MONROE — As two Sylvania Township women await a final ruling on their two dogs’ fate, they may have found an ally in Daphnia Davis, who almost lost her beloved pets after they were shot by a neighbor.
The three women, all dog owners, feel a 1919 law still on the books in Michigan requiring dogs be killed if they attack or kill livestock, should be overturned.
Janni Juhasz and her daughter, Katalin Juhasz, of Sylvania Township, are fighting to keep Michigan officials from killing their dogs, Nala, a female Siberian husky, and Bugger, her mixed male offspring, which were found liable for the May deaths of a Lambertville woman's two show-quality pigs.
Although the pigs' owner claims Nala and Bugger killed her pigs, there is no proof of that and the Juhasz women deny the allegations.
The Juhaszes’ dogs have been held in kennels at Monroe County Animal Control since May 2, when Stephanie Sonnenberg’s pigs were killed and another pig was attacked in a barn on Whiteford Center Road just north of the Ohio-Michigan line.
As required by the Michigan dog law, Bedford Township held a “show cause” hearing July 25. The township ordinance officer determined the dogs were responsible and assessed the dog owners $9,000 for damages and the costs of caring for the dogs while in county custody. The owners also were told that Nala and Bugger would be killed because of the 1919 state law.
Monroe County Circuit Judge Michael LaBeau upheld the ordinance officer’s decision and denied the Juhaszes’ attorney’s motion that the Dog Law of 1919 is unconstitutional.
But on Friday, Judge LaBeau granted a temporary restraining order to stay the execution of the dogs and scheduled a hearing Tuesday on the matter. The dogs’ owners also filed an appeal Friday with the Michigan Court of Appeals.
Mrs. Davis’ dogs, Brodie and Rags, were peppered with birdshot in January, 2010, when they strayed onto the property of a neighbor, Jan J. Jay, in northern Monroe County’s Exeter Township.
Brodie, a male golden retriever mix, was shot in the head, causing permanent injuries including blindness. Rags, a male Australian shepherd, was struck by pellets throughout his body. The dogs, who ran off Mr. Jay’s property after they were shot, went missing for several days, and underwent surgery at a veterinary hospital in Dundee.
Mr. Jay admitted to sheriff’s deputies that he shot the dogs, but cited the Michigan Dog Law of 1919 to defend his action, claiming he was under attack in his yard when he used his 410-gauge shotgun to fire at them.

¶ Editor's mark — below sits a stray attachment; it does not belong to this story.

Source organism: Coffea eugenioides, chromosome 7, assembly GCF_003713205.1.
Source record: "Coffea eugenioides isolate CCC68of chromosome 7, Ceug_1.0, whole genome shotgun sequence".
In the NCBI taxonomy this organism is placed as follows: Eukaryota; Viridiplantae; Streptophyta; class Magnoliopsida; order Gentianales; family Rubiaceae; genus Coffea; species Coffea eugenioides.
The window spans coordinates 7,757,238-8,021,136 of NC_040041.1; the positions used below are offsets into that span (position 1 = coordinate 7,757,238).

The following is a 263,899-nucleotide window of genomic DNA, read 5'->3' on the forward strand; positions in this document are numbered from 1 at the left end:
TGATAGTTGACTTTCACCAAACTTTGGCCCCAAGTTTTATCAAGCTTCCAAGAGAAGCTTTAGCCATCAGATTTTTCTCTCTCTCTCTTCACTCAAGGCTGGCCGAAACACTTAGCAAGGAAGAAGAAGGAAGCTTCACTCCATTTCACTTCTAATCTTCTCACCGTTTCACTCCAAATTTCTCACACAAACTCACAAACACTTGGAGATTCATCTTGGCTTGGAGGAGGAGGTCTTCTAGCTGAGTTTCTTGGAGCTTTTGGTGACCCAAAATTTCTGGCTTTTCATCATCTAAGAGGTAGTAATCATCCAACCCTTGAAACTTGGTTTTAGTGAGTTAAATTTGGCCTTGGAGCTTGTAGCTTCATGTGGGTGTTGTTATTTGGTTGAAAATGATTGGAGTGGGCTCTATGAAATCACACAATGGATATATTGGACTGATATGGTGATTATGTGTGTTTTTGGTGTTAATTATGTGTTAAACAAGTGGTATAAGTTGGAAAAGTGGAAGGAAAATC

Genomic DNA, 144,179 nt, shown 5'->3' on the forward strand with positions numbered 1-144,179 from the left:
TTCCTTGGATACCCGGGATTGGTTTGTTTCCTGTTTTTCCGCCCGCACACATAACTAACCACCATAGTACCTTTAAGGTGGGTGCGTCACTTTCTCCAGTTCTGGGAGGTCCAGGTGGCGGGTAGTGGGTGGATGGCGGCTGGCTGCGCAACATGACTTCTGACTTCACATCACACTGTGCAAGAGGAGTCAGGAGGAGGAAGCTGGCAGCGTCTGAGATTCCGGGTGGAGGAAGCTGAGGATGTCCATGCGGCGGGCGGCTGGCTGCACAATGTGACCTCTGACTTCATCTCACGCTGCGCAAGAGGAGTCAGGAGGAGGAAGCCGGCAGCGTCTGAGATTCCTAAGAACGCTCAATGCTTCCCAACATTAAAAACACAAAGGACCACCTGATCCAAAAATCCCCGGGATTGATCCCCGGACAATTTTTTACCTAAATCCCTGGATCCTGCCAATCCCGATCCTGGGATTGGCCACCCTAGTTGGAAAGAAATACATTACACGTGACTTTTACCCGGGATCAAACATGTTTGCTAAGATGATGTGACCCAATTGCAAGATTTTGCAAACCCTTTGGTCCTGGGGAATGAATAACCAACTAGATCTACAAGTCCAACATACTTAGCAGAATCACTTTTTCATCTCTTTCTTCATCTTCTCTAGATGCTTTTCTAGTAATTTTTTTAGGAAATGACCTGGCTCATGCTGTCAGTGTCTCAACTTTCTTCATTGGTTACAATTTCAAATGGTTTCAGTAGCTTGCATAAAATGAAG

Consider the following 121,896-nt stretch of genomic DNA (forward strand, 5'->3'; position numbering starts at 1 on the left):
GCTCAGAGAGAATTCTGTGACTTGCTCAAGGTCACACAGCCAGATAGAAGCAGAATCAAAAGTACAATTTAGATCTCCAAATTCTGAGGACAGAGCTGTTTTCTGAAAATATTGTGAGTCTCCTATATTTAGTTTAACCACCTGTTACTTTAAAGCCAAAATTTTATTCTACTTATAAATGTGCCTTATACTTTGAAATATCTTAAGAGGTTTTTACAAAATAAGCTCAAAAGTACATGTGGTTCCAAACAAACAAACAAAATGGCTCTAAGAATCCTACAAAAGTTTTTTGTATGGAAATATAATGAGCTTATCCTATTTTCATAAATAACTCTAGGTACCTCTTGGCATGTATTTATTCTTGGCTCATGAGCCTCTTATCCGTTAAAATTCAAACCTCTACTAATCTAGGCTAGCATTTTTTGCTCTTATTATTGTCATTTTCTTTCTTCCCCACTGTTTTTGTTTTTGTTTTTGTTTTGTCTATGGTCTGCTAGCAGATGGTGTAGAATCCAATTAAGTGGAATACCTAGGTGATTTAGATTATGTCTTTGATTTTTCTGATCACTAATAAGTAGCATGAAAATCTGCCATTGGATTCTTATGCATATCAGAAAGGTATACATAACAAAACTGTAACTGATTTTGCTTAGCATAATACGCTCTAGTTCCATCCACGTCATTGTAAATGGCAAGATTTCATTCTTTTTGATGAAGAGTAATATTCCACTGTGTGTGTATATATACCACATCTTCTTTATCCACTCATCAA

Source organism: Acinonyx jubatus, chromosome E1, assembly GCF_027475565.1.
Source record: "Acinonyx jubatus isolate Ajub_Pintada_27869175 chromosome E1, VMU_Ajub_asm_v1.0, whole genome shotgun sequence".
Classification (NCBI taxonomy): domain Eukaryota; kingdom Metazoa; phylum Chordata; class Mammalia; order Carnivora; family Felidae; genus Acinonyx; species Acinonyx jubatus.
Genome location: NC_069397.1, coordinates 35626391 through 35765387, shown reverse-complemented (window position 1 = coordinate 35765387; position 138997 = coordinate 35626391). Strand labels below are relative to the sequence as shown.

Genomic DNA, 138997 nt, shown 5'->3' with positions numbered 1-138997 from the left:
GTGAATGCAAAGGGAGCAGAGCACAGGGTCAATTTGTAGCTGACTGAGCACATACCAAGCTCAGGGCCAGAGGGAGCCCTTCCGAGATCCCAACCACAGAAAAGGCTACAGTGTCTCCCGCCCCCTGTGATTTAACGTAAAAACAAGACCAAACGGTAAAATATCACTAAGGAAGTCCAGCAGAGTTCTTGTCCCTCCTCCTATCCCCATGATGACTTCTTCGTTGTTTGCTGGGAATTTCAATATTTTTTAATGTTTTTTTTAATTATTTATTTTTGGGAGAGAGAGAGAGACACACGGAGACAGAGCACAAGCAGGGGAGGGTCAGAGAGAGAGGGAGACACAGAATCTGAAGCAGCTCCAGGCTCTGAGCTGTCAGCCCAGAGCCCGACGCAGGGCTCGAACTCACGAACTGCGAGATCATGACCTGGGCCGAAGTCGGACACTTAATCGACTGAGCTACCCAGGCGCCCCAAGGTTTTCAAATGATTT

Mrs. Davis, 69, said she pushed authorities to charge Mr. Jay with cruelty to animals. She said her dogs were passive and friendly.
But the county prosecutor’s office, after reviewing the incident, declined to file charges because the office believed he was within his rights under Michigan’s 1919 livestock law, which provides compensation for the owners of livestock or poultry killed by dogs that trespass into fields or enclosed areas.
“That law should be changed,” Mrs. Davis said. “I think the law was wrongly used in this case. They should have got [Mr. Jay] for cruelty to animals.”
Mrs. Davis, a retired school bus driver, said she has paid close attention to local newspaper stories about the dogs. She agrees with Mrs. Juhasz and her daughter that the law is antiquated and needs to be reworked.
“I am wondering if they got dental records of the dogs and compared them to the bite marks on the pigs to determine if they were the same. My mind went wild reading the articles and about those dogs,” she said. “I know what I went through with my two dogs. My heart goes out to the families.”
Mrs. Davis’ dog Brodie, who died a year ago from health problems unrelated to the shooting, was just over 3 years old at the time of the shooting. Rags, whom Mrs. Davis and her husband, Joe, received as a puppy, was only 8 months old.
“Brodie’s whole face was peppered with birdshot. Rags was so badly shot he had to be shaved to get the pellets out of him,” Mrs. Davis said.
Mr. Jay, 62, said in a phone interview Saturday that Brodie and Rags had gotten through the fence that surrounds his home earlier that day and he struck them with a rake after one of the dogs “pinned down” a goose. He said he called the sheriff’s department to report the dogs loose on his property.
Later that day, he said, the two dogs approached him and became aggressive after he got out of his vehicle in the driveway.
“They had attacked my geese earlier that day. When I shot them, they were physically attacking me,” Mr. Jay said. “At the time they were not attacking my geese. They had earlier, and I whacked them with a rake.”
It is unclear why the Michigan Dog Law of 1919 was not applied to the Davis dogs.
However, Mr. Jay said he didn’t ask the Exeter Township ordinance officer to investigate the incident because he had more important issues in life, including caring for his wife, now deceased, who had been diagnosed with cancer.
William Nichols, the county prosecutor, could not be reached for comment.
“I can tell you that it is tragic,” Mr. Jay said about shooting Mrs. Davis’ dogs. “It is not the dogs’ fault, but the people who own them or control them, for going out and doing stupid things. The bigger problem I see is nobody takes responsibility for their dogs.”
Contact Mark Reiter at: firstname.lastname@example.org or 419-724-6199.